PRAYER GUIDE Experiencing the Longing to Touch God - Lectio Divina Lessons from the Benedictine Tradition Excerpted from Beginning Contemplative Prayer by Kathryn J. Hermes, FSP
1. When the time for prayer has arrived, find a quiet place where you will not be interrupted. Take time to focus your attention. Your posture should be alert but not tense, helping you remain attentive. 2. Take up the text of Scripture and begin to read slowly. In the past, monks read the passage aloud in a soft voice, ensuring that not only the mind participated in the reading but the voice and the ears as well. Even today it is a good idea to read a passage over slowly and softly several times, pausing between each reading. As you pause, don’t try to reflect on the meaning of the text. Continue simply to keep your mind at rest. Let the word fall on its own under the weight of grace, and wait for the surprise of its revelation. 3. Pay attention to what you feel. While reading, you may find that a certain word or phrase jumps out at you, ablaze with meaning. If you are especially distracted by other concerns, you may find that you need to read the passage more times than usual, each time reading fewer and fewer verses, slowly homing in on the particular gift the passage reveals to you. If you feel dry or unaffected by what you read, you may find that you barely get beyond this point, jumping into prayer and then a wordless pleading. 4. Move to meditation, prayerfully pondering and reflecting upon the word or phrase that has sparked your interest. There is something there waiting to reveal itself. That something is in direct relation to your life: something you desire, a need you have, a problem you are experiencing, or some aspect of your personality that needs redemption. 5. Gently turn your heart toward God in prayer. Later you may find it helpful to record your thoughts in your prayer journal while the experience is still fresh in your mind. Perhaps an example would help to guide you initially. In Luke 10:38~41, “Mary . . . sat at the Lord’s feet and listened to what he was saying.” The words sat at the Lord’s feet might take on a living meaning for you as you read and reread this passage, gently, slowly, quietly. In a way, the words might shine out from among the other verses of the reading. You do not need to know their significance or why they seem to be so important. Now is simply a time of silently allowing the words to settle into the ground of your heart. Rereading the words waters the seed. Silence acknowledges our dependence on the God who is guiding us. :After a while you may begin to reflect: sitting at the Lord’s feet requires us to find the Lord, to know the Lord, to trust the Lord as a friend. The word friend seems important here, the nucleus of what has attracted you to this passage. Perhaps it is associated with relationship issues you have been living lately. This leads you to consider any number of questions: What is so attractive about these words? What would it be like if I were truly intimate friends with the Lord? What would change? Have I distanced myself from God? If so, why? How would I get nearer to him? What would that be like?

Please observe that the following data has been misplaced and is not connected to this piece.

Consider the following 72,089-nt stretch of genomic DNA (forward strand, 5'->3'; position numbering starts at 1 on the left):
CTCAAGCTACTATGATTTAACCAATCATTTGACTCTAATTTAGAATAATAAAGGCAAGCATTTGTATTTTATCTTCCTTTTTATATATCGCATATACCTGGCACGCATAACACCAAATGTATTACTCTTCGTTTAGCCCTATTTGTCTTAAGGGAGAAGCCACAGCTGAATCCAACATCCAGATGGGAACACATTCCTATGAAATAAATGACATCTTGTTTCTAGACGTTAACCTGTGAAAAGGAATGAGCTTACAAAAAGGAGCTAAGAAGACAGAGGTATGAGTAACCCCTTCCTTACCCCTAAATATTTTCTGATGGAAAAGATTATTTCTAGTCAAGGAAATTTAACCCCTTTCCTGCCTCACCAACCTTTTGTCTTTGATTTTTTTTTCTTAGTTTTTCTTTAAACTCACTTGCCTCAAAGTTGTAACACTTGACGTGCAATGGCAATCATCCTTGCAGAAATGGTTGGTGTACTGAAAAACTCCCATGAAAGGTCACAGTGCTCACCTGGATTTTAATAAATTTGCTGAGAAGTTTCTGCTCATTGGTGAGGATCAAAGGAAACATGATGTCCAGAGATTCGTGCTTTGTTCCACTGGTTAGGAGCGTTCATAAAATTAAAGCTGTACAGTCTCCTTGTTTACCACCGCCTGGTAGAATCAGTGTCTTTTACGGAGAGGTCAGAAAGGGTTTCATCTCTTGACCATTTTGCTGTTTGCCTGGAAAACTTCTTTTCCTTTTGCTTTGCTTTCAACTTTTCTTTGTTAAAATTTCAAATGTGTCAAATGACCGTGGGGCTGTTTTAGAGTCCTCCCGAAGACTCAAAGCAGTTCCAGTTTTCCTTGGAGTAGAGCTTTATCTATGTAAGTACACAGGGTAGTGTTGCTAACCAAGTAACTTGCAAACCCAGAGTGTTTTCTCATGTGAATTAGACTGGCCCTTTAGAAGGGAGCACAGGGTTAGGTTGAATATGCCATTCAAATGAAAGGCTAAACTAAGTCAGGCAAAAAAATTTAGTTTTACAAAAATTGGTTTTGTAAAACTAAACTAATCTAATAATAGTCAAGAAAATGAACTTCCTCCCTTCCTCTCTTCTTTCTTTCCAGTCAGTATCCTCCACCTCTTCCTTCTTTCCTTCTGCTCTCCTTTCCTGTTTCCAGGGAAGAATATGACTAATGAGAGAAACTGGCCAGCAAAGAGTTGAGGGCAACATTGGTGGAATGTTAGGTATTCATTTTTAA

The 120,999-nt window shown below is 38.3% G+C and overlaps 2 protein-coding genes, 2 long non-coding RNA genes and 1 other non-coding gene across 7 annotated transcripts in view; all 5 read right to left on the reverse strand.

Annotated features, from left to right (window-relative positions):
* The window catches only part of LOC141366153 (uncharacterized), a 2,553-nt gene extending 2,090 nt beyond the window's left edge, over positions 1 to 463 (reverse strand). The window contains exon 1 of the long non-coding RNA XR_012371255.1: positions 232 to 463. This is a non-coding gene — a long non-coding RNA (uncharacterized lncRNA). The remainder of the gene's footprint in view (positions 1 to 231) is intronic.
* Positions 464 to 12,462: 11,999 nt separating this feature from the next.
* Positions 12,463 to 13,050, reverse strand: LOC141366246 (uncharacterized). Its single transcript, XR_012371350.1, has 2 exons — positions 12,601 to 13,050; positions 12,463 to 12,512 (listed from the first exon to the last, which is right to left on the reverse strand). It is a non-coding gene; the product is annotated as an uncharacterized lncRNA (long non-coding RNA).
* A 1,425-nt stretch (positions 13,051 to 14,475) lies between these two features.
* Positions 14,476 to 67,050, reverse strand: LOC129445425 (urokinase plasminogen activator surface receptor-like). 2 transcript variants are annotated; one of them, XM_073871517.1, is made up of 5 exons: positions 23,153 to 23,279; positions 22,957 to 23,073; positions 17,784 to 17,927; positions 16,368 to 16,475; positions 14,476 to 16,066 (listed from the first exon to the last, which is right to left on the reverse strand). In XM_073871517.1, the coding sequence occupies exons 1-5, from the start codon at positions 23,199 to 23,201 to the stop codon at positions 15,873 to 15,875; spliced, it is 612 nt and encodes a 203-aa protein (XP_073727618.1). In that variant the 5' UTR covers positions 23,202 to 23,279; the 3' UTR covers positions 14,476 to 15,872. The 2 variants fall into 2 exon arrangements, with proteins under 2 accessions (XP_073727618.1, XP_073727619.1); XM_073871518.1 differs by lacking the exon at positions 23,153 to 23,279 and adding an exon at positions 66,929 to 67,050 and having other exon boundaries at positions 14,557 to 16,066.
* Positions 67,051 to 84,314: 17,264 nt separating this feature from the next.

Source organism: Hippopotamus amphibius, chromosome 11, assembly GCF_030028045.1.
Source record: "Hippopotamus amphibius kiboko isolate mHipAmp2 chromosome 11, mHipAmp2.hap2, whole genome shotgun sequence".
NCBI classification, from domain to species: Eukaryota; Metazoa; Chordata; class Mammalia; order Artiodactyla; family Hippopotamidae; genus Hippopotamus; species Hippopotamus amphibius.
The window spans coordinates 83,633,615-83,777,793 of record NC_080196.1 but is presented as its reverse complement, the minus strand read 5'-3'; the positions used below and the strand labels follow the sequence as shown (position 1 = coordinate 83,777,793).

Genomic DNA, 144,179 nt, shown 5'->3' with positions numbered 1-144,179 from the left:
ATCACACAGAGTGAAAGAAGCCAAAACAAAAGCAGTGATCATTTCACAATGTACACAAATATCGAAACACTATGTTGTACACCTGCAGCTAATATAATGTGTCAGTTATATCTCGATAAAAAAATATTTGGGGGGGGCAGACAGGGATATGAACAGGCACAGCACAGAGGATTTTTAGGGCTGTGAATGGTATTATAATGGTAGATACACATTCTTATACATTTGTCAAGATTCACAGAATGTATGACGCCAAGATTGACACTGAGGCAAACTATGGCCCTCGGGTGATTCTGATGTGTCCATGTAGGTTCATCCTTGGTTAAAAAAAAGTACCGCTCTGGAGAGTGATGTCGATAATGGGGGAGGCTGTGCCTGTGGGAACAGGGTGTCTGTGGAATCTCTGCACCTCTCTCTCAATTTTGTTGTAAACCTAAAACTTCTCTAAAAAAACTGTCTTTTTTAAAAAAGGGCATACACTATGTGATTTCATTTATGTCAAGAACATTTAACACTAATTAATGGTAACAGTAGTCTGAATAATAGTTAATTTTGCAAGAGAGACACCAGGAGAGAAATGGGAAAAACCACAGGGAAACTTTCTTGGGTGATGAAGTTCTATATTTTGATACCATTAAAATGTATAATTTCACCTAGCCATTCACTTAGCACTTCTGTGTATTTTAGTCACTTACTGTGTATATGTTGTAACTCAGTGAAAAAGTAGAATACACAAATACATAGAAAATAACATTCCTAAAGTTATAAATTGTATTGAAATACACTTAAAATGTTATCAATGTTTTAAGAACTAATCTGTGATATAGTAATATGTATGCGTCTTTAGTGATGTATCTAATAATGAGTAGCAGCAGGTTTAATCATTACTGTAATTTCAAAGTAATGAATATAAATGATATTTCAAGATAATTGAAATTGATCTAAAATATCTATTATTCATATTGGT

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If I imagine myself at Jesus’ feet, what do I feel? What do I desire? What is it like to be looked at by Jesus? What is Jesus saying to me about these relationship issues that are bubbling beneath the surface of my prayer? Can I speak to him about them? It is important to allow yourself to be fully present in this experience. What is the current reality? What would you like it to be? You might recall other verses from the Gospel in which Jesus beckons people to come to him. For example, looking out at the tired people, Jesus says, “Come to me, all you that are weary and are carrying heavy burdens, and I will give you rest” (Mt 11:28). Alternatively, you could picture Jesus washing the feet of his friends at the Last Supper, another beautiful passage of friendship. Stay quietly with the meditation, until prayer spontaneously arises: a prayer of adoration and awe, of sorrow or desire.
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